The acceptance of Persian language by Indians flowered into thousands of books written on a myriad of subjects, most notably in the fields of medicine, astronomy, religious sciences, literature, history and geography of India. In fact, it was Persian that helped Iranians to understand brilliant ideas of Indian philosophy, and other fields of knowledge.

Besides Farsi, Iran and India share common heritage of culture, architecture, poetry, philosophy and mythology. This common heritage has been manifested in various forms in both the countries. As an outstanding example, in poet-philosopher Ferdowsi’s epic Shahnameh, many heroes share a similarity with the heroes of Mahabharata.

First Country to Start Cultural Mission in India 

Iran was the first country to start a formal cultural mission in India. Iran Culture House was the first culture house of any foreign country in New Delhi that was established after India’s independence. It has been very dynamic from the very beginning, and many useful achievements have been the result of the center’s 80-year efforts. To cite an example, Qand-e-Parsi magazine, which is published by the Persian Research Center, Iran Culture House, is the most coveted Persian language magazine outside of Iran. It has been in publication continuously for nearly 40 years.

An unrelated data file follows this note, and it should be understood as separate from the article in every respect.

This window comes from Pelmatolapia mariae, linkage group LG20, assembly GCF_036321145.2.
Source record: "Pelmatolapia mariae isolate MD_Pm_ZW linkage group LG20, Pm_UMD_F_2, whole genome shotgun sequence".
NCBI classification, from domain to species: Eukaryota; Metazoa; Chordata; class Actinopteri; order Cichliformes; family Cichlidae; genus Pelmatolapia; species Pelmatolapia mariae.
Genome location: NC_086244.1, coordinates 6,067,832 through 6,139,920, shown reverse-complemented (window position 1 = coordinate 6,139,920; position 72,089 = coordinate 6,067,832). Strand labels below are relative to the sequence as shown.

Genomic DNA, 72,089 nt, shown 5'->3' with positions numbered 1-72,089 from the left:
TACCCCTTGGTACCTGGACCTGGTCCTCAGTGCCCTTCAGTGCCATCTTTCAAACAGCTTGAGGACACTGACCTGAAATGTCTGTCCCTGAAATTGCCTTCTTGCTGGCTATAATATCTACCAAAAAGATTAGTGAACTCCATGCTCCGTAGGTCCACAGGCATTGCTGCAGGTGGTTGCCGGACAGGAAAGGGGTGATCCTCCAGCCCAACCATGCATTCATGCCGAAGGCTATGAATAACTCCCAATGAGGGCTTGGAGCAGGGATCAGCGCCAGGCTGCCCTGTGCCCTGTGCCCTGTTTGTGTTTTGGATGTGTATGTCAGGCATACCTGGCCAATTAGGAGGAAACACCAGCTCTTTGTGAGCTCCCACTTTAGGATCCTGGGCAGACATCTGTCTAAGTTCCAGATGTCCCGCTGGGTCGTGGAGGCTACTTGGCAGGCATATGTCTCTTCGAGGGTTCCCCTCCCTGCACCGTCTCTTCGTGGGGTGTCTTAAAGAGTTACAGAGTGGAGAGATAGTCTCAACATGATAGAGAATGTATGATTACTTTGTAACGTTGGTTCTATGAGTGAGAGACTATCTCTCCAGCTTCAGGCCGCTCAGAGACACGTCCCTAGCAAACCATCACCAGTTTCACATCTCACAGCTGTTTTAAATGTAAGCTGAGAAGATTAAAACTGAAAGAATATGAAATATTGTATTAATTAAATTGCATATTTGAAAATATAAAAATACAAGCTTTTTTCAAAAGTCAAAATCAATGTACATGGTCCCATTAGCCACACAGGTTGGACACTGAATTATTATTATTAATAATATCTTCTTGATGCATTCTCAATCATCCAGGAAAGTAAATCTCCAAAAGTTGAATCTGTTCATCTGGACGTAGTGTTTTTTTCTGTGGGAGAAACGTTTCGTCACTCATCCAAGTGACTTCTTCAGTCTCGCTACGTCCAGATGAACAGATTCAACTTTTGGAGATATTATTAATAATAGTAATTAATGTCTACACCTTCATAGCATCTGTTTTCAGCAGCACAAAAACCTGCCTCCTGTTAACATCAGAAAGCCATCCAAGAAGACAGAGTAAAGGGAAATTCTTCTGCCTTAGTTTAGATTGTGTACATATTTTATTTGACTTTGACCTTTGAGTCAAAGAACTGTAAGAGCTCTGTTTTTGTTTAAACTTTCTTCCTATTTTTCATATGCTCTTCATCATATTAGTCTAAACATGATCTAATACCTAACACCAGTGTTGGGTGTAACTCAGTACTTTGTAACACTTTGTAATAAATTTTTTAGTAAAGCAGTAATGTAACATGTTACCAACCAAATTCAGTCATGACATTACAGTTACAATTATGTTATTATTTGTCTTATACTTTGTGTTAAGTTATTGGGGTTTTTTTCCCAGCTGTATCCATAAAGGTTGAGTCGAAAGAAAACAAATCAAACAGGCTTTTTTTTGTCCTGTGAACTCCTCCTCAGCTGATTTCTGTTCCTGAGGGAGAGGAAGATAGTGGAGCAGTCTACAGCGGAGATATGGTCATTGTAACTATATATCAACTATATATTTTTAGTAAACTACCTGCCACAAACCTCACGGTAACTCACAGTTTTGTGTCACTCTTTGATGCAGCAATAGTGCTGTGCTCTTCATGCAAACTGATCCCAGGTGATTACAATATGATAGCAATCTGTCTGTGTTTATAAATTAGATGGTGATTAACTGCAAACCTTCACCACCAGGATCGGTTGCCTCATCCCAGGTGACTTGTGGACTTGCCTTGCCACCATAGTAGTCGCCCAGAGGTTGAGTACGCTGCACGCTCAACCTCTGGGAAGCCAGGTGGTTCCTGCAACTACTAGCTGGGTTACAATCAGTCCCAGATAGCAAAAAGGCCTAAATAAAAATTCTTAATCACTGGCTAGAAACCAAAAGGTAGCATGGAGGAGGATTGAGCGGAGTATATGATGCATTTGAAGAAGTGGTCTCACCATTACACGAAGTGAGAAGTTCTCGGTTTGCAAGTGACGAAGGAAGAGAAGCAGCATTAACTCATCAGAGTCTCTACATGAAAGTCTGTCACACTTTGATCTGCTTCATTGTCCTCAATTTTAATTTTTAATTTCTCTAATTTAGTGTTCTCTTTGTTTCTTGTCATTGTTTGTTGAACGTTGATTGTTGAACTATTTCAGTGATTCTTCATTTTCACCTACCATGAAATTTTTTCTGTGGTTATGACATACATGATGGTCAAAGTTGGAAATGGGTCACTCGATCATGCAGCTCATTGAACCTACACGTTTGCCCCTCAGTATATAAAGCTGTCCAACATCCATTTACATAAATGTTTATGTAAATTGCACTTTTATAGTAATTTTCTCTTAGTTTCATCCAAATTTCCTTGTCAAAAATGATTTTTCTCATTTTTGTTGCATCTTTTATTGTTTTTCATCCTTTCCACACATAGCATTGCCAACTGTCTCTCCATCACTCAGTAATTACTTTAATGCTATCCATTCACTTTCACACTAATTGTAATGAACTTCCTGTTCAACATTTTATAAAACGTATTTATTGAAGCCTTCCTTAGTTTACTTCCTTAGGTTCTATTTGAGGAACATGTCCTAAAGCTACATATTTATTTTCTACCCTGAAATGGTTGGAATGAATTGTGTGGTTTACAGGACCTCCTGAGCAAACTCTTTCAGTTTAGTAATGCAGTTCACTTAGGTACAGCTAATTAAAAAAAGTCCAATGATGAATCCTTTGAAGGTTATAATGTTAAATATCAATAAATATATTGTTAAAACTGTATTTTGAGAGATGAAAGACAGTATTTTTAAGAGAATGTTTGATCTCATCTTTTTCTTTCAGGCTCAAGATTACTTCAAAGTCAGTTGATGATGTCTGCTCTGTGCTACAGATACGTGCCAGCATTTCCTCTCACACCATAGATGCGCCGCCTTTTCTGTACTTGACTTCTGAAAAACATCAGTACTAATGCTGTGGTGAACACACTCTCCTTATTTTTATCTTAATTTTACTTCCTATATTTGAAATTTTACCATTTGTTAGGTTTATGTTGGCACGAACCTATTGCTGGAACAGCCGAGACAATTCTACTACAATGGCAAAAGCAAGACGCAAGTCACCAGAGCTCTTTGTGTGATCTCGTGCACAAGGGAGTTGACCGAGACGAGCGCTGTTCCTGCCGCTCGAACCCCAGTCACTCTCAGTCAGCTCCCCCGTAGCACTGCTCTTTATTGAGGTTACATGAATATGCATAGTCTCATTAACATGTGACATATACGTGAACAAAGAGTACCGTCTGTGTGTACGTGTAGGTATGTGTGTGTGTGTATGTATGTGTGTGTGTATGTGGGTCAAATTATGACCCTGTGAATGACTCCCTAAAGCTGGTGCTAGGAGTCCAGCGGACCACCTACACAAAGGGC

The Iranian Culture House is serving as the nerve center of forging cultural and literary ties among various institutions of the two countries.

The Quest for World Peace 

Recently, Iran became a part of the BRICS grouping. India’s support for it is a matter of gaiety for Iranians. Although I am not an expert in the political and economic domain, I deeply believe that Iran and India, as two important countries of Asia, have the ability to meet each other’s different needs, and complement each other’s progress and development without dependence on the West. What is most needed here is the self-belief and self-confidence required of the eastern countries in relying on each other. The West, for obvious reasons, will fulminate over this partnership, but we have to move ahead.